The 2009 parody novel by Seth Grahame-Smith, Pride and Prejudice and Zombies came about when a shrewd book editor decided to combine a list of populist horror characters, fanboy favorites and geek culture icons with public domain books whose copy write had expired meaning they could be rewritten and reimagined without any dispute.
Alongside other titles such as Sense and Sensibility and Sea Monsters and Abraham Lincoln: Vampire Hunter it first appeared to me that the idea of a mash up between the ever growing zombie genre and the exceedingly famous and much adapted romantic classic written by Jane Austen in 1813 was little more than a crass cash in however I was immensely wrong.
Shocking as it sounds Pride and Prejudice perfectly lends itself to this horror interpretation with its strong heroine brought up alongside free spirited sisters by a progressive father, constant military presence and dark brooding male lead tortured by his past and Seth Grahame-Smith was cleaver enough to expand and evolve every element of Austen’s original to seamlessly fit into a alternate post-apocalyptic 19th century England populated by the roaming dead.
The film adaptation marvelously brings this undead filled world to life offering up a history lesson in its titles that explains how during the 17 and 18 hundreds an infection torn England apart forcing London to cut itself off with a giant moat and families outside the capital to hold up in fortified mansions and train their offspring in the martial arts to keep the threat of zombies at bay.
The Bennet sisters—Elizabeth (Lily James), Jane (Bella Heathcote), Kitty (Suki Waterhouse), Lydia (Ellie Bamber), and Mary (Millie Brady) – encouraged by their father (Charles Dance) to all become masters in swords, fighting and firearms live an isolated but happy existence except for their dotting mother Mrs. Bennet (Sally Phillips) who is obsessed with marrying them all off to wealthy bachelors.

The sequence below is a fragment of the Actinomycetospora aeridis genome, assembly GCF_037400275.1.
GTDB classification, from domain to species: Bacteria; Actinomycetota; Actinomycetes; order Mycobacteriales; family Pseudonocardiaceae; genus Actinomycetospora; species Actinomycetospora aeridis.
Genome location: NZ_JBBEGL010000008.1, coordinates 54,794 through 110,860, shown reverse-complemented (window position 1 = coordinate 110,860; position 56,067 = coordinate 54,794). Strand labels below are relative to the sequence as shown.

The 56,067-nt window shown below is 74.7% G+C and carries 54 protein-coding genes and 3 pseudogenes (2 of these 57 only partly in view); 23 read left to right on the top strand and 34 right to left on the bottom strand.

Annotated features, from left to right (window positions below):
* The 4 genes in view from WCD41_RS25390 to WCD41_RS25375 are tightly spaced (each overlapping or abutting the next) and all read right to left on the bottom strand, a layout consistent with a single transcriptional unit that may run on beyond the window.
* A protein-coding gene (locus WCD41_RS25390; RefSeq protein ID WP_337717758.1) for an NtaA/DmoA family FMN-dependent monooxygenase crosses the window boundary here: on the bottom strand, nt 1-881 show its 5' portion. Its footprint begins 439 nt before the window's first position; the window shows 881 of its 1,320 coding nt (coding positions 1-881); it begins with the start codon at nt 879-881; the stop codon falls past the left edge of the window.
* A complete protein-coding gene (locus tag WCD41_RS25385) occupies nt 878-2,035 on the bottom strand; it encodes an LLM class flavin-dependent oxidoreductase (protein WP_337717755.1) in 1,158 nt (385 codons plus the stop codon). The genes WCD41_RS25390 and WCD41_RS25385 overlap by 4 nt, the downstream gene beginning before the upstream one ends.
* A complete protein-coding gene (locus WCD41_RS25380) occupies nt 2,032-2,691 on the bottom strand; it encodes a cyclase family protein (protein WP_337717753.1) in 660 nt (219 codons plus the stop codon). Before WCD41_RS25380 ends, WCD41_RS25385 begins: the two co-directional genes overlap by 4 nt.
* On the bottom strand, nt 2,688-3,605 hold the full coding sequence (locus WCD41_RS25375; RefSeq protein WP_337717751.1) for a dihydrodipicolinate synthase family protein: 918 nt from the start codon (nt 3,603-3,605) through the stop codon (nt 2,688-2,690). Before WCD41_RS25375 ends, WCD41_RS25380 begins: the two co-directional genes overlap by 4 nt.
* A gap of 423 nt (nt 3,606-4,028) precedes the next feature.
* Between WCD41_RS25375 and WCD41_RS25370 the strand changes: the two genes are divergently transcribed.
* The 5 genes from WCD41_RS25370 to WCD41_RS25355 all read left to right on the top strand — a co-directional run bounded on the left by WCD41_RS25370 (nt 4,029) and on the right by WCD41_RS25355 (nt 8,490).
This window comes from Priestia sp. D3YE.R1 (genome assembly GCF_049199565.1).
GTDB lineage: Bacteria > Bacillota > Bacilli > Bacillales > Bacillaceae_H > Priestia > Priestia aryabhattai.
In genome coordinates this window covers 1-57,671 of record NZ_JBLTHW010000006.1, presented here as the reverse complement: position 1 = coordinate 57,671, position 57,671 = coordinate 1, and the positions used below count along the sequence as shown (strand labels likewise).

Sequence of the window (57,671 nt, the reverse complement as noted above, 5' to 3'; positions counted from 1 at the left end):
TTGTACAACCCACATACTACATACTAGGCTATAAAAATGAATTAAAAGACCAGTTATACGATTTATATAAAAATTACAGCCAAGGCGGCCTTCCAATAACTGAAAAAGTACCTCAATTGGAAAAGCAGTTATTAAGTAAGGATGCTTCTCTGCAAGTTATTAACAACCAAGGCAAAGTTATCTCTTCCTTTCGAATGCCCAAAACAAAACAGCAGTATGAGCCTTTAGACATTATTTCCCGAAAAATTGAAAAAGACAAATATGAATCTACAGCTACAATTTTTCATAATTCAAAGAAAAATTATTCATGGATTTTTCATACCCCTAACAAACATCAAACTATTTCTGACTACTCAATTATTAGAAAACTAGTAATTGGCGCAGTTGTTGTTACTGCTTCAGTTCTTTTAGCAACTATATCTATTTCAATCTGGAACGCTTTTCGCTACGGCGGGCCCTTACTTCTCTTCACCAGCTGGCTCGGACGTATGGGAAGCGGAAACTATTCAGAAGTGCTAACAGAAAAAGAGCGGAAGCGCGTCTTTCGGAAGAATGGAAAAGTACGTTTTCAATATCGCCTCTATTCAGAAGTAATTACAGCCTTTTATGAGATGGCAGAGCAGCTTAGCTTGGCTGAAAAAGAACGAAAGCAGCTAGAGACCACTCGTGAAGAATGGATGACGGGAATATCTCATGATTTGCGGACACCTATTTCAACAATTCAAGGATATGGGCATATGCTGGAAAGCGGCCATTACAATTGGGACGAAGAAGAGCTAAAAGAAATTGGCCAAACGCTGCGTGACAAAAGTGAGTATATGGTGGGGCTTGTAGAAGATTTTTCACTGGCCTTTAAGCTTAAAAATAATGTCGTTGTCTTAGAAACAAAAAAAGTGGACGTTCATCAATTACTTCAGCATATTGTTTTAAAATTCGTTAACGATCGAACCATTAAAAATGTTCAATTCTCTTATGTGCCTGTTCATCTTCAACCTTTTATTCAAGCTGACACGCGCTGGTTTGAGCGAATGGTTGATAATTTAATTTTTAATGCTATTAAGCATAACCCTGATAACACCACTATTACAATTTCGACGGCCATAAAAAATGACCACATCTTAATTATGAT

When the oldest Jane becomes enamored with handsome newcomer Mr. Bingley (Douglas Booth) her fiercely independent sister Elizabeth is forced into an encounter with the stoic and superior Colonel Darcy (Sam Riley) and both dislike each other immediately.
With one couple’s relationship blossoming and another’s revulsion growing the future is put in peril when Jane is attacked by a zombie and taken ill at Bingley’s residence. It is up to Lizzy to look after her and convince the over cautious and seemingly callous Col. Darcy she is not infected. So begins a complex tale of twists and turns that could lead to not only the destruction of the Bennet household but also all of England.
As you may have noticed the plot surprisingly faithfully follows the original novel including almost all of its characters, from Jack Huston as Darcy’s rival Wickham to the bumbling idiotic Parson Collins played hilariously by Matt Smith and the powerful and imposing Lady Catherine de Bourgh played flawlessly by Game of Thrones Lena Headey, all of them slightly altered to fit this strange new walking dead world they inhabit.
In many ways adding in the zombies somehow explains several of the characters motivations and actions far better than in any previous TV or film versions of the original story and the audience can much easier except and embrace the hugely famous love/hate relationship of Lizzy and Darcy both excellently played Lily James and Sam Riley who light up the screen whenever they are on it.
For a genre so overdone and lacking in originality Pride and Prejudice and Zombies offers up many wonderfully original ideas and creative concepts merging the mannered aristocratic existence with the constant plight and peril of the flesh hungry foes. Elements such as the use of carrion flies to seek out the infected and the class distinction between the rich who studied martial arts in Japan and the poor who went to China make the film feel fresh and inventive many miles away from the high concept mindless mash up I originally believed it to be.
With high production values, great effects and some stunning set scenes writer and director Burr Steers who previously made romantic comedies like Charlie St. Cloud and 17 Again brilliantly balances all the disparate elements or romance, action, comedy, period drama and horror offering up a vastly entertaining literary adaptation with literally something for everyone.
Pride and Prejudice and Zombies is fantastic fun and a much needed added twist to the stale zombie genre, perfect for any and all film fans even the brain hungry reanimated corpse of Jane Austen.